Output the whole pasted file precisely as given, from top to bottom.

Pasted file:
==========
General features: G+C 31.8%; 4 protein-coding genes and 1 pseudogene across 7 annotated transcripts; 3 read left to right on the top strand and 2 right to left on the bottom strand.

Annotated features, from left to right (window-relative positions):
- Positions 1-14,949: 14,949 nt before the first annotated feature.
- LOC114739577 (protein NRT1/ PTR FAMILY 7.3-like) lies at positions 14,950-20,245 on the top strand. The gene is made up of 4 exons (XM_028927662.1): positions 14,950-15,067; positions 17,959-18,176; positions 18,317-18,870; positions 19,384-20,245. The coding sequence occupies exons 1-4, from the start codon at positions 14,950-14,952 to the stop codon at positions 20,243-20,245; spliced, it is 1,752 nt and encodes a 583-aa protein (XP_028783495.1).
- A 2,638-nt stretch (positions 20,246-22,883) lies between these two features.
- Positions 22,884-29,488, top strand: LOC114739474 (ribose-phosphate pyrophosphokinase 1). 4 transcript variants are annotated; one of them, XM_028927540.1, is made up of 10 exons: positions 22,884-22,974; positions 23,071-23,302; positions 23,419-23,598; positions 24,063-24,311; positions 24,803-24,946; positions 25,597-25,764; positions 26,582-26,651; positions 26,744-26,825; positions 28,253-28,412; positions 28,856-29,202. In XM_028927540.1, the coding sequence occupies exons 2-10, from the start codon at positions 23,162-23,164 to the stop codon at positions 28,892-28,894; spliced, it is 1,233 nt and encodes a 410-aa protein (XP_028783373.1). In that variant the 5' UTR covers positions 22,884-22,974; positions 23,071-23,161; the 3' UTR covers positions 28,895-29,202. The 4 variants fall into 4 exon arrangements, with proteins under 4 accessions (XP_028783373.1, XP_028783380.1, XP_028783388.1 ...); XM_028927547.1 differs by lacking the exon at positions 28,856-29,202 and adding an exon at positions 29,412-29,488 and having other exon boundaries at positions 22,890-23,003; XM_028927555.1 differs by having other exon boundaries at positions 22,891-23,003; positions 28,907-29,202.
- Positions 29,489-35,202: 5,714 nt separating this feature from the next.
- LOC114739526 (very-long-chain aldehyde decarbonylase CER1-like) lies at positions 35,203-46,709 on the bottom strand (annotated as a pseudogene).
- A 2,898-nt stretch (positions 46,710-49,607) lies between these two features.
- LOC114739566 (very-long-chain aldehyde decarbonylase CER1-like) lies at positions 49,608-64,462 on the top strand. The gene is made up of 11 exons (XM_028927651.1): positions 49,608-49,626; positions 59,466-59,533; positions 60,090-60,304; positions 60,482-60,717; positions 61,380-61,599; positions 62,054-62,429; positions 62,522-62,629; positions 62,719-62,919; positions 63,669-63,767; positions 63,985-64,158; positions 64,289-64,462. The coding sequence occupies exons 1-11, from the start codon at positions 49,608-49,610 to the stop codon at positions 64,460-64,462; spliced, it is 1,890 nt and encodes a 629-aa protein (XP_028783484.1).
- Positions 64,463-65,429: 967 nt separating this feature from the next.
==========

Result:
General features: G+C 31.8%; 4 protein-coding genes and 1 pseudogene across 7 annotated transcripts; 3 read left to right on the top strand and 2 right to left on the bottom strand.

Annotated features, from left to right (window-relative positions):
- Positions 1-14,949: 14,949 nt before the first annotated feature.
- LOC114739577 (protein NRT1/ PTR FAMILY 7.3-like) lies at positions 14,950-20,245 on the top strand. The gene is made up of 4 exons (XM_028927662.1): positions 14,950-15,067; positions 17,959-18,176; positions 18,317-18,870; positions 19,384-20,245. The coding sequence occupies exons 1-4, from the start codon at positions 14,950-14,952 to the stop codon at positions 20,243-20,245; spliced, it is 1,752 nt and encodes a 583-aa protein (XP_028783495.1).
- A 2,638-nt stretch (positions 20,246-22,883) lies between these two features.
- Positions 22,884-29,488, top strand: LOC114739474 (ribose-phosphate pyrophosphokinase 1). 4 transcript variants are annotated; one of them, XM_028927540.1, is made up of 10 exons: positions 22,884-22,974; positions 23,071-23,302; positions 23,419-23,598; positions 24,063-24,311; positions 24,803-24,946; positions 25,597-25,764; positions 26,582-26,651; positions 26,744-26,825; positions 28,253-28,412; positions 28,856-29,202. In XM_028927540.1, the coding sequence occupies exons 2-10, from the start codon at positions 23,162-23,164 to the stop codon at positions 28,892-28,894; spliced, it is 1,233 nt and encodes a 410-aa protein (XP_028783373.1). In that variant the 5' UTR covers positions 22,884-22,974; positions 23,071-23,161; the 3' UTR covers positions 28,895-29,202. The 4 variants fall into 4 exon arrangements, with proteins under 4 accessions (XP_028783373.1, XP_028783380.1, XP_028783388.1 ...); XM_028927547.1 differs by lacking the exon at positions 28,856-29,202 and adding an exon at positions 29,412-29,488 and having other exon boundaries at positions 22,890-23,003; XM_028927555.1 differs by having other exon boundaries at positions 22,891-23,003; positions 28,907-29,202.
- Positions 29,489-35,202: 5,714 nt separating this feature from the next.
- LOC114739526 (very-long-chain aldehyde decarbonylase CER1-like) lies at positions 35,203-46,709 on the bottom strand (annotated as a pseudogene).
- A 2,898-nt stretch (positions 46,710-49,607) lies between these two features.
- LOC114739566 (very-long-chain aldehyde decarbonylase CER1-like) lies at positions 49,608-64,462 on the top strand. The gene is made up of 11 exons (XM_028927651.1): positions 49,608-49,626; positions 59,466-59,533; positions 60,090-60,304; positions 60,482-60,717; positions 61,380-61,599; positions 62,054-62,429; positions 62,522-62,629; positions 62,719-62,919; positions 63,669-63,767; positions 63,985-64,158; positions 64,289-64,462. The coding sequence occupies exons 1-11, from the start codon at positions 49,608-49,610 to the stop codon at positions 64,460-64,462; spliced, it is 1,890 nt and encodes a 629-aa protein (XP_028783484.1).
- Positions 64,463-65,429: 967 nt separating this feature from the next.